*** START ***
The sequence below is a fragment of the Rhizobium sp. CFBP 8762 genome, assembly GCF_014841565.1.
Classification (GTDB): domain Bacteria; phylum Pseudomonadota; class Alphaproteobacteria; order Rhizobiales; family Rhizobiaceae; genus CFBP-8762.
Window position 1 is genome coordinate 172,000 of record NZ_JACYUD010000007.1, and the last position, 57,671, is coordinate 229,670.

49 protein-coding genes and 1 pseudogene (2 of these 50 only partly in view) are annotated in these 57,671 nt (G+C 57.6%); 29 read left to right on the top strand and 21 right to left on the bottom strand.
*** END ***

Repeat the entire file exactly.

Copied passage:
The sequence below is a fragment of the Rhizobium sp. CFBP 8762 genome, assembly GCF_014841565.1.
Classification (GTDB): domain Bacteria; phylum Pseudomonadota; class Alphaproteobacteria; order Rhizobiales; family Rhizobiaceae; genus CFBP-8762.
Window position 1 is genome coordinate 172,000 of record NZ_JACYUD010000007.1, and the last position, 57,671, is coordinate 229,670.

49 protein-coding genes and 1 pseudogene (2 of these 50 only partly in view) are annotated in these 57,671 nt (G+C 57.6%); 29 read left to right on the top strand and 21 right to left on the bottom strand.